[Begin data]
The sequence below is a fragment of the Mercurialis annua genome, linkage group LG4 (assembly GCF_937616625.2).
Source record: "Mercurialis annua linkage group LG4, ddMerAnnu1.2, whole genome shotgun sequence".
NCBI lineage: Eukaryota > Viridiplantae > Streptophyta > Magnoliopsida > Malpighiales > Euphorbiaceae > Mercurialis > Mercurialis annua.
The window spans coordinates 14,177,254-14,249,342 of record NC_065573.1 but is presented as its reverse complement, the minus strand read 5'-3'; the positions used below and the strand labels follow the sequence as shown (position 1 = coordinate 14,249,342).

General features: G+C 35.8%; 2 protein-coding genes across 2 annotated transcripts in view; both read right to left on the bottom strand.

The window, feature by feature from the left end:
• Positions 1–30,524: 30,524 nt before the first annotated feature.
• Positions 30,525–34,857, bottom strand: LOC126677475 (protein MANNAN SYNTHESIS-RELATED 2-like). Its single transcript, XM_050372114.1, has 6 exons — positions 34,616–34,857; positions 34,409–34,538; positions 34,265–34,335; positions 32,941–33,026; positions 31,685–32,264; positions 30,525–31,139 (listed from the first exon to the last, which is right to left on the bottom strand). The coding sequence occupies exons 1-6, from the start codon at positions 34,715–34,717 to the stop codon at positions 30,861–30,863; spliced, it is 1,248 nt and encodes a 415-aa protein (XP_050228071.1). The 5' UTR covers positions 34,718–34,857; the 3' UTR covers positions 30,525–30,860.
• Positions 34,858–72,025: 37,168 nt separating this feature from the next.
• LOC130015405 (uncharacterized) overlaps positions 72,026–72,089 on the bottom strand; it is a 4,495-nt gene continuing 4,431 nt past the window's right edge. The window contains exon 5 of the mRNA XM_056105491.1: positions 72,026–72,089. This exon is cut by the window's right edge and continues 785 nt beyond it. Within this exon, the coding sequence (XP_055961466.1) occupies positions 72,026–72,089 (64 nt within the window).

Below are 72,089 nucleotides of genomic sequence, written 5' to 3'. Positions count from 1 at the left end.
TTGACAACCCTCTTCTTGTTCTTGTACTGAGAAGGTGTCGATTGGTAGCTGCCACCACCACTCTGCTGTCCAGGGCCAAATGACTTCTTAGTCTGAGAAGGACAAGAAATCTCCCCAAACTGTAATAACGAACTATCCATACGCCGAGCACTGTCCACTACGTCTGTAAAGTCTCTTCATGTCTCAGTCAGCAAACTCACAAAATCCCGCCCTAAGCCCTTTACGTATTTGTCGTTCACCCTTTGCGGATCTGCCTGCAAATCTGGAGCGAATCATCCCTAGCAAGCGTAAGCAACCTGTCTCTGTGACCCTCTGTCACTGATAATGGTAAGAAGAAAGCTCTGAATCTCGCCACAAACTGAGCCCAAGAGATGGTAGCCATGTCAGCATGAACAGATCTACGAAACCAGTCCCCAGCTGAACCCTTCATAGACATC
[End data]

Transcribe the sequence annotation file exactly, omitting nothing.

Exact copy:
The sequence below is a fragment of the Mercurialis annua genome, linkage group LG4 (assembly GCF_937616625.2).
Source record: "Mercurialis annua linkage group LG4, ddMerAnnu1.2, whole genome shotgun sequence".
NCBI lineage: Eukaryota > Viridiplantae > Streptophyta > Magnoliopsida > Malpighiales > Euphorbiaceae > Mercurialis > Mercurialis annua.
The window spans coordinates 14,177,254-14,249,342 of record NC_065573.1 but is presented as its reverse complement, the minus strand read 5'-3'; the positions used below and the strand labels follow the sequence as shown (position 1 = coordinate 14,249,342).

General features: G+C 35.8%; 2 protein-coding genes across 2 annotated transcripts in view; both read right to left on the bottom strand.

The window, feature by feature from the left end:
• Positions 1–30,524: 30,524 nt before the first annotated feature.
• Positions 30,525–34,857, bottom strand: LOC126677475 (protein MANNAN SYNTHESIS-RELATED 2-like). Its single transcript, XM_050372114.1, has 6 exons — positions 34,616–34,857; positions 34,409–34,538; positions 34,265–34,335; positions 32,941–33,026; positions 31,685–32,264; positions 30,525–31,139 (listed from the first exon to the last, which is right to left on the bottom strand). The coding sequence occupies exons 1-6, from the start codon at positions 34,715–34,717 to the stop codon at positions 30,861–30,863; spliced, it is 1,248 nt and encodes a 415-aa protein (XP_050228071.1). The 5' UTR covers positions 34,718–34,857; the 3' UTR covers positions 30,525–30,860.
• Positions 34,858–72,025: 37,168 nt separating this feature from the next.
• LOC130015405 (uncharacterized) overlaps positions 72,026–72,089 on the bottom strand; it is a 4,495-nt gene continuing 4,431 nt past the window's right edge. The window contains exon 5 of the mRNA XM_056105491.1: positions 72,026–72,089. This exon is cut by the window's right edge and continues 785 nt beyond it. Within this exon, the coding sequence (XP_055961466.1) occupies positions 72,026–72,089 (64 nt within the window).

Below are 72,089 nucleotides of genomic sequence, written 5' to 3'. Positions count from 1 at the left end.
TTGACAACCCTCTTCTTGTTCTTGTACTGAGAAGGTGTCGATTGGTAGCTGCCACCACCACTCTGCTGTCCAGGGCCAAATGACTTCTTAGTCTGAGAAGGACAAGAAATCTCCCCAAACTGTAATAACGAACTATCCATACGCCGAGCACTGTCCACTACGTCTGTAAAGTCTCTTCATGTCTCAGTCAGCAAACTCACAAAATCCCGCCCTAAGCCCTTTACGTATTTGTCGTTCACCCTTTGCGGATCTGCCTGCAAATCTGGAGCGAATCATCCCTAGCAAGCGTAAGCAACCTGTCTCTGTGACCCTCTGTCACTGATAATGGTAAGAAGAAAGCTCTGAATCTCGCCACAAACTGAGCCCAAGAGATGGTAGCCATGTCAGCATGAACAGATCTACGAAACCAGTCCCCAGCTGAACCCTTCATAGACATC